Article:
However fortunately repairs were able to be made and the aircraft, having completed its Australian tour, landed in Adelaide at Northfield airstrip on the 23rd March 1920. It then left for its final destination at Point Cook in Melbourne on 5th April of that same year.


Upon entering the exhibit, the first thing you notice is the sheer size of the aircraft, and thoughts surrounding how in the hell were the crew able to fly all that way in this type of aircraft. To think how cold it would have been flying at the altitudes that were attained, as well as the tropical weather later in their journey. Additionally visibility would have been a massive issue throughout parts of their epic trip.

There is excellent interpretation about the historic flight with footage, photographs and stories, as well as maps outlining the route.

You can also take the lift up to the upper level to look down from above onto the aircraft, which gives you an even a better appreciation of the wonders of aviation in the early part of the 20th century.

One of the many interesting aspects of viewing the aircraft is a mirror mounted on the ceiling which reflects down into the cockpit, showing you more detail and also how relatively tiny the cockpit area was.

One of the many incredible stories portrayed is the construction of the aircraft, which was made of largely spruce pine, involves the fabric covering wrapped around the wings. The material used was Irish Linen and 25 women workers were in charge of the fabric covering, sewing huge sleeves for the wings, which were then stitched together with 10,000 knots.

Water was used to shrink the fabric over the wooden skeleton before the plane was covered in multiple layers of dope, yes you read correctly! The dope was a kind of lacquer that apparently was so toxic that the women were forced to drink lemonade to stop them from fainting!

The registration number of the Vickers Vimy is still on display - G-EAOU short for God, 'Elp All of Us!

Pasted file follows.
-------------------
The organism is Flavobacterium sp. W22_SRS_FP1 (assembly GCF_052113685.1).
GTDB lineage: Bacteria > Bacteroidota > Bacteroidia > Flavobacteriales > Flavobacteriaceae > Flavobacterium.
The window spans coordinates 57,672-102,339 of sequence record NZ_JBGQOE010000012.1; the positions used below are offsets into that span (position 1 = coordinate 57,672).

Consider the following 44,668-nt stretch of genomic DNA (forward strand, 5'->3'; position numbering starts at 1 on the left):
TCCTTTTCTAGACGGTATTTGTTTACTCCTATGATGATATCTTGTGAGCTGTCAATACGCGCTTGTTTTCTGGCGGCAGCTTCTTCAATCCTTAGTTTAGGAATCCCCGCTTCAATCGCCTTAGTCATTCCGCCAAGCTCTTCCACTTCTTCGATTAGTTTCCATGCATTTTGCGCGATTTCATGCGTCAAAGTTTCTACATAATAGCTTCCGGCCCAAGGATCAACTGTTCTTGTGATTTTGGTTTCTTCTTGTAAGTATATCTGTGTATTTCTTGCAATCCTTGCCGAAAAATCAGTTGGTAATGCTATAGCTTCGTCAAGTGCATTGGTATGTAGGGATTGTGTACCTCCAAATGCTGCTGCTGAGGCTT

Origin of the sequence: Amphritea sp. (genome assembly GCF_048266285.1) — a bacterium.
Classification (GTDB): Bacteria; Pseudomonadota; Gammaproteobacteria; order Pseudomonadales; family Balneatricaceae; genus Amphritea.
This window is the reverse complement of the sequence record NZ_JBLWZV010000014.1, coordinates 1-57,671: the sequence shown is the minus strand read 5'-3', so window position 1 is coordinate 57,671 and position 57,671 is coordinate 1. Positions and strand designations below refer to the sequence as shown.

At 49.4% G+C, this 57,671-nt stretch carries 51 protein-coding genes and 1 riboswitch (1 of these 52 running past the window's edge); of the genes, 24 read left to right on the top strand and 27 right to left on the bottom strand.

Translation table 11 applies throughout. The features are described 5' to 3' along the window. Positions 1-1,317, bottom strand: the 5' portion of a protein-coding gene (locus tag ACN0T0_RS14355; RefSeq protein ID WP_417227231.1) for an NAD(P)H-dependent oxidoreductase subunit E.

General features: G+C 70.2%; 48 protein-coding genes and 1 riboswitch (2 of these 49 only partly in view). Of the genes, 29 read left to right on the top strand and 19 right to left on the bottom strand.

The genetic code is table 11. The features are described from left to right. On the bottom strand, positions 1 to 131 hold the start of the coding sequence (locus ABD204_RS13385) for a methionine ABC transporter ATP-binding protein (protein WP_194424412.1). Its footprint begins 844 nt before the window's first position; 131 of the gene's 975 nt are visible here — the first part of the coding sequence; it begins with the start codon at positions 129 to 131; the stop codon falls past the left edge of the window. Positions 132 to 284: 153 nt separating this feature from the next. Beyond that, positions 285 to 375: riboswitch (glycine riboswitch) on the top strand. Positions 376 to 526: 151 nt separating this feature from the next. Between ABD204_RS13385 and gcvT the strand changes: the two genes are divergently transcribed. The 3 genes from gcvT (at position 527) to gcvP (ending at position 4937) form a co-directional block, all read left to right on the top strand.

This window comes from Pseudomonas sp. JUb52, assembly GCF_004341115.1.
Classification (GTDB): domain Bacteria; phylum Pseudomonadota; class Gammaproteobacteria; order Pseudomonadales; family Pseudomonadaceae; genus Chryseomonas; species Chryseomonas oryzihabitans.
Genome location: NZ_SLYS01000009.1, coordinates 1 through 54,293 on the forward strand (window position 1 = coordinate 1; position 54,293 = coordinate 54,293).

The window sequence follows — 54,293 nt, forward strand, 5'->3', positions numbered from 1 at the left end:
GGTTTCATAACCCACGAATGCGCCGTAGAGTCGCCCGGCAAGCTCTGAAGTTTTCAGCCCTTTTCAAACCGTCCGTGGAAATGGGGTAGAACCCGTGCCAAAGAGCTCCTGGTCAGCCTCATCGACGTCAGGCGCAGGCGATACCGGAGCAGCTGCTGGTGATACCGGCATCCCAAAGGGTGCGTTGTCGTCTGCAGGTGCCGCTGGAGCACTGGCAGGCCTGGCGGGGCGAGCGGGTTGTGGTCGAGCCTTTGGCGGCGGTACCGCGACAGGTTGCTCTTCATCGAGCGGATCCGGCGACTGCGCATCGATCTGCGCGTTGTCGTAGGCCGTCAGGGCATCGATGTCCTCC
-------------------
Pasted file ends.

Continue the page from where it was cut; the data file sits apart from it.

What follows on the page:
You can also read about the stories surrounding the future lives of the historic aviators and their crew, including the one surrounding the tragic plane crash, which killed Ross Smith and Jim Bennett, whilst on a test flight in England in 1922. Sadly Smith's brother Keith witnessed the plane crash.

Incredibly only two Vickers Vimy aircraft exist still today - one is on display at the British Science Museum, which was the first aircraft flown across the Atlantic Ocean by two British aviators, Alcock & Brown in June 1919. The other is the Smith brothers on display at Adelaide Airport.

You can also view the monument of Sir Ross Smith outside of the Adelaide Oval, unveiled in 1927 in dedication of him, as well as the others who were pioneers in the aviation industry at the time.

If the Smith Brothers were alive today, along with Jim Bennett and Wally Shiers, I'm sure they would be so chuffed with the aircraft being preserved and on display to the public, adjacent to the Adelaide Airport.

What an incredible contrast between our early aviation achievements and modern aviation.

You will find the Vickers Vimy exhibition in a modern space adjacent to both the Atura Hotel and the main airport terminal.

Hours of opening of the exhibition are every day from 8 am until 8 pm and the best news, it is at no cost.

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184911 - 2023-06-16 02:29:04